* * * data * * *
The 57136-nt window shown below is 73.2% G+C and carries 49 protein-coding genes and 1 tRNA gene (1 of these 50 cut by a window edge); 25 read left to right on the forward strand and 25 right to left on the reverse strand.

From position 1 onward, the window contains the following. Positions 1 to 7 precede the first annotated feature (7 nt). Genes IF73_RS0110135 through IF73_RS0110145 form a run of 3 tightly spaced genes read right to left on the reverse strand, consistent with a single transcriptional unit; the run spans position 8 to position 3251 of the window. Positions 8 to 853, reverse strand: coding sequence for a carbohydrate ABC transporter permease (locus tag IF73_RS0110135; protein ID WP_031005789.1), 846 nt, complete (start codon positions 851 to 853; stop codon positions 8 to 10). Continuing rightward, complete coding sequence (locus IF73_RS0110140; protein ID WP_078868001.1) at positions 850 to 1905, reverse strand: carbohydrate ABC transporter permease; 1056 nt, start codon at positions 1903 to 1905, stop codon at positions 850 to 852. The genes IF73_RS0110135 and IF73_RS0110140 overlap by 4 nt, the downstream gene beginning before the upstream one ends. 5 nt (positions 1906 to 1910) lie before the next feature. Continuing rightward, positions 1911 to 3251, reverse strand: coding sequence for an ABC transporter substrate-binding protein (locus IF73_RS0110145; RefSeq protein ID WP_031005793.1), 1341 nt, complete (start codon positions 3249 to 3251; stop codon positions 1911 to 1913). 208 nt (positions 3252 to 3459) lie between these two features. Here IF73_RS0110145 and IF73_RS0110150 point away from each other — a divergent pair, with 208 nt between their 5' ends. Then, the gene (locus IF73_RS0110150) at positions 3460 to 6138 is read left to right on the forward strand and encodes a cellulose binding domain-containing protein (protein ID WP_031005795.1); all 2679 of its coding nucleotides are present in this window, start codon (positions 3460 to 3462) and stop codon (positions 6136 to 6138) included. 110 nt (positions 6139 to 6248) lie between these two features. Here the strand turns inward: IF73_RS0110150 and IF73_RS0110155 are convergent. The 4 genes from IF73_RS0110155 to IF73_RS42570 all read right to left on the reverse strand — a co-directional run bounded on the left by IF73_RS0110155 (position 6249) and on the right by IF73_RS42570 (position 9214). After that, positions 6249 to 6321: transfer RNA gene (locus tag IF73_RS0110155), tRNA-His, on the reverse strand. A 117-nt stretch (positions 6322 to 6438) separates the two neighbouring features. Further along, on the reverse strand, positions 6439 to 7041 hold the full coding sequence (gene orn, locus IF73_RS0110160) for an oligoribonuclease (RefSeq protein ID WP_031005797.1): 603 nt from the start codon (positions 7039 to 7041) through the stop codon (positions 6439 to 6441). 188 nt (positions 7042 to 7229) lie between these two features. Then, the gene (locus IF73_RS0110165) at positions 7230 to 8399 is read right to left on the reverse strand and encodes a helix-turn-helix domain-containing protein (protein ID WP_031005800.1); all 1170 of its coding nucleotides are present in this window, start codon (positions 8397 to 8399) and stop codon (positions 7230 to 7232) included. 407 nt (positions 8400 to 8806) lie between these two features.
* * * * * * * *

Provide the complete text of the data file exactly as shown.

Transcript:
The 57136-nt window shown below is 73.2% G+C and carries 49 protein-coding genes and 1 tRNA gene (1 of these 50 cut by a window edge); 25 read left to right on the forward strand and 25 right to left on the reverse strand.

From position 1 onward, the window contains the following. Positions 1 to 7 precede the first annotated feature (7 nt). Genes IF73_RS0110135 through IF73_RS0110145 form a run of 3 tightly spaced genes read right to left on the reverse strand, consistent with a single transcriptional unit; the run spans position 8 to position 3251 of the window. Positions 8 to 853, reverse strand: coding sequence for a carbohydrate ABC transporter permease (locus tag IF73_RS0110135; protein ID WP_031005789.1), 846 nt, complete (start codon positions 851 to 853; stop codon positions 8 to 10). Continuing rightward, complete coding sequence (locus IF73_RS0110140; protein ID WP_078868001.1) at positions 850 to 1905, reverse strand: carbohydrate ABC transporter permease; 1056 nt, start codon at positions 1903 to 1905, stop codon at positions 850 to 852. The genes IF73_RS0110135 and IF73_RS0110140 overlap by 4 nt, the downstream gene beginning before the upstream one ends. 5 nt (positions 1906 to 1910) lie before the next feature. Continuing rightward, positions 1911 to 3251, reverse strand: coding sequence for an ABC transporter substrate-binding protein (locus IF73_RS0110145; RefSeq protein ID WP_031005793.1), 1341 nt, complete (start codon positions 3249 to 3251; stop codon positions 1911 to 1913). 208 nt (positions 3252 to 3459) lie between these two features. Here IF73_RS0110145 and IF73_RS0110150 point away from each other — a divergent pair, with 208 nt between their 5' ends. Then, the gene (locus IF73_RS0110150) at positions 3460 to 6138 is read left to right on the forward strand and encodes a cellulose binding domain-containing protein (protein ID WP_031005795.1); all 2679 of its coding nucleotides are present in this window, start codon (positions 3460 to 3462) and stop codon (positions 6136 to 6138) included. 110 nt (positions 6139 to 6248) lie between these two features. Here the strand turns inward: IF73_RS0110150 and IF73_RS0110155 are convergent. The 4 genes from IF73_RS0110155 to IF73_RS42570 all read right to left on the reverse strand — a co-directional run bounded on the left by IF73_RS0110155 (position 6249) and on the right by IF73_RS42570 (position 9214). After that, positions 6249 to 6321: transfer RNA gene (locus tag IF73_RS0110155), tRNA-His, on the reverse strand. A 117-nt stretch (positions 6322 to 6438) separates the two neighbouring features. Further along, on the reverse strand, positions 6439 to 7041 hold the full coding sequence (gene orn, locus IF73_RS0110160) for an oligoribonuclease (RefSeq protein ID WP_031005797.1): 603 nt from the start codon (positions 7039 to 7041) through the stop codon (positions 6439 to 6441). 188 nt (positions 7042 to 7229) lie between these two features. Then, the gene (locus IF73_RS0110165) at positions 7230 to 8399 is read right to left on the reverse strand and encodes a helix-turn-helix domain-containing protein (protein ID WP_031005800.1); all 1170 of its coding nucleotides are present in this window, start codon (positions 8397 to 8399) and stop codon (positions 7230 to 7232) included. 407 nt (positions 8400 to 8806) lie between these two features.